‘Reid loved to prowl the empty streets, searching for the thieves and thugs who made life a nightmare for others. He wanted to balance the scales, pay something back to those who stole and brutalised with such casual indifference. Instead, he sat in the back of a police car listening…Retribution would have to wait.’
The flaws in the novel are minor in comparison to the good writing.
Every republican my age has come across the delusional cop or screw who’ll genuinely tell you about how great things were in the “wee Pravince” before the IRA came along. Such a ‘Leonard Sachs’ actually does appear in the book with that view, reminiscing about that mythical era, belief in which persists among many unionists and which bedevils us ever agreeing on the past: “the good old days, a golden age that ended forever in August 1969” before which “Northern Ireland had been one of the most peaceful, law-abiding societies in Europe. A few weeks later, troops with fixed bayonets maintained order in smouldering streets. What went wrong?”
There has been a dearth of good fiction writing from the unionist perspective and Nights in Armour is a welcome addition to the canon (if you’ll excuse the phrase).
The depiction of unionism/loyalism on stage and on screen hasn’t been an entirely flattering one either.
I remember an angry Billy Hutchinson at a discussion after a staging of the play The Chronicles of Long Kesh express frustration at the way loyalists in particular were presented in drama, literature and film, as “going around like Neanderthals trailing their knuckles on the ground”.
Playwright Gary Mitchell (from Rathcoole, from where he and his family were eventually evicted by angry loyalists) has said that, “There is a deep-rooted ignorance of the arts within loyalist communities…They do not trust drama. They will tell you coldly that drama belongs to the Catholics. Drama belongs to the nationalists.”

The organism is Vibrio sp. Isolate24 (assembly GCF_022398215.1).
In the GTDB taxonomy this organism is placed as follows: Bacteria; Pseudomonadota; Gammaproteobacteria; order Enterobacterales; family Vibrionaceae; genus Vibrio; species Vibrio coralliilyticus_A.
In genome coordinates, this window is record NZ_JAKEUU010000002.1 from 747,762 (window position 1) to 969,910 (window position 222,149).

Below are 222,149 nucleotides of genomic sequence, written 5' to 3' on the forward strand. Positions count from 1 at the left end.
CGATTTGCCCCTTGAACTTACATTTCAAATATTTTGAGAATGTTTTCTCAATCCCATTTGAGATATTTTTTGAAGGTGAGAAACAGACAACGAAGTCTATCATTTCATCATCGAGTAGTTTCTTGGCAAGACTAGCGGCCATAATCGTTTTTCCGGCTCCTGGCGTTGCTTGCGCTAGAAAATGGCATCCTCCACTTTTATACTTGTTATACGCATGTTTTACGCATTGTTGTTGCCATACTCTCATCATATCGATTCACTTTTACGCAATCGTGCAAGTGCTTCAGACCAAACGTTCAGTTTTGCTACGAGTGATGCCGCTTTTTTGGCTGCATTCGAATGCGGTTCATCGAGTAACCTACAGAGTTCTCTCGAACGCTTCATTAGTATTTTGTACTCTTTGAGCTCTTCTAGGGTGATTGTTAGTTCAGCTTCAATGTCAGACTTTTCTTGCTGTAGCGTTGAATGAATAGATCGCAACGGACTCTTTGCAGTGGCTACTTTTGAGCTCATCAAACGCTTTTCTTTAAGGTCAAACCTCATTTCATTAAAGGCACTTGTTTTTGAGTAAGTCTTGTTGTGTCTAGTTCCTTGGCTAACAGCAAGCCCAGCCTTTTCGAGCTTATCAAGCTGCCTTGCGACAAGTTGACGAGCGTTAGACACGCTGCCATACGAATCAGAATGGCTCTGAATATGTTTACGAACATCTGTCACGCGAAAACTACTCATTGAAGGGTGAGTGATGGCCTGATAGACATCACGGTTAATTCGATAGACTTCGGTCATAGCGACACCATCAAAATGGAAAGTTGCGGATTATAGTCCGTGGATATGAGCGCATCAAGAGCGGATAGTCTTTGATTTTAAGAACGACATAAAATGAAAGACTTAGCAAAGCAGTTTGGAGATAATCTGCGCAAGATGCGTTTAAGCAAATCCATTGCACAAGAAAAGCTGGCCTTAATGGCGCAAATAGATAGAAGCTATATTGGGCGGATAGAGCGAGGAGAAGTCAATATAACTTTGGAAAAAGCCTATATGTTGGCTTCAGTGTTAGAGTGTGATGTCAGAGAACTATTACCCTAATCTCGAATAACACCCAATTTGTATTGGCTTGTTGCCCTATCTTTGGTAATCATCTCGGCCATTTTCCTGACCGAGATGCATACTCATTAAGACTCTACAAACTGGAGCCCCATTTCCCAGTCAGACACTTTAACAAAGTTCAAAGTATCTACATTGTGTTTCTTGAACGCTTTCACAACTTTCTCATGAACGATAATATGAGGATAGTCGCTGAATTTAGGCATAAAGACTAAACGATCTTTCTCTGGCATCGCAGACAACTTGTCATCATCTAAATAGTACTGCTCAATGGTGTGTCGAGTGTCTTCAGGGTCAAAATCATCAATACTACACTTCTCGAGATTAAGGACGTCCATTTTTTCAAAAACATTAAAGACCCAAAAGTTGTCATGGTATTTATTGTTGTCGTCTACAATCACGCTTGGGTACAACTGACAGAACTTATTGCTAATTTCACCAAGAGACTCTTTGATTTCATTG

Fred Cobain, former chief whip of the Ulster Unionist Party, once said: “Republicans represent the struggle of the small man fighting the big man. Unionism, on the other hand, represents the government. The republicans are romanticised as being involved in some sort of human rights struggle against despotism, looking for democracy and freedom.”
The veteran journalist David McKittrick once wrote a feature for the London Independent titled, ‘Why are all the Troubles’ films about republicans?’ He said: “…few writers or producers – inside or outside Northern Ireland – find the Protestant community interesting, few identify with it and few have sought to champion it or even express its concerns. As a result republicans have basically had the big screen pretty much to themselves…
“The perceived Protestant narrative, however, is one of a reactionary frontier community grimly holding on and opposing change… they find the republicans intriguing but the Protestants problematic.”
The Times journalist Kevin Maher wrote about IRA representation in film thus: “the gun-slinging underdog remains an irresistible iconic draw.”
That may be so, but there are many stories still to be told – and from all sides; personal experiences to be rendered through fiction or drama to universal appeal and empathy; stories which can open our eyes to polar opposites, to help us see things and people as they are, from their perspective, which will take us out of our comfort zone and into another’s land.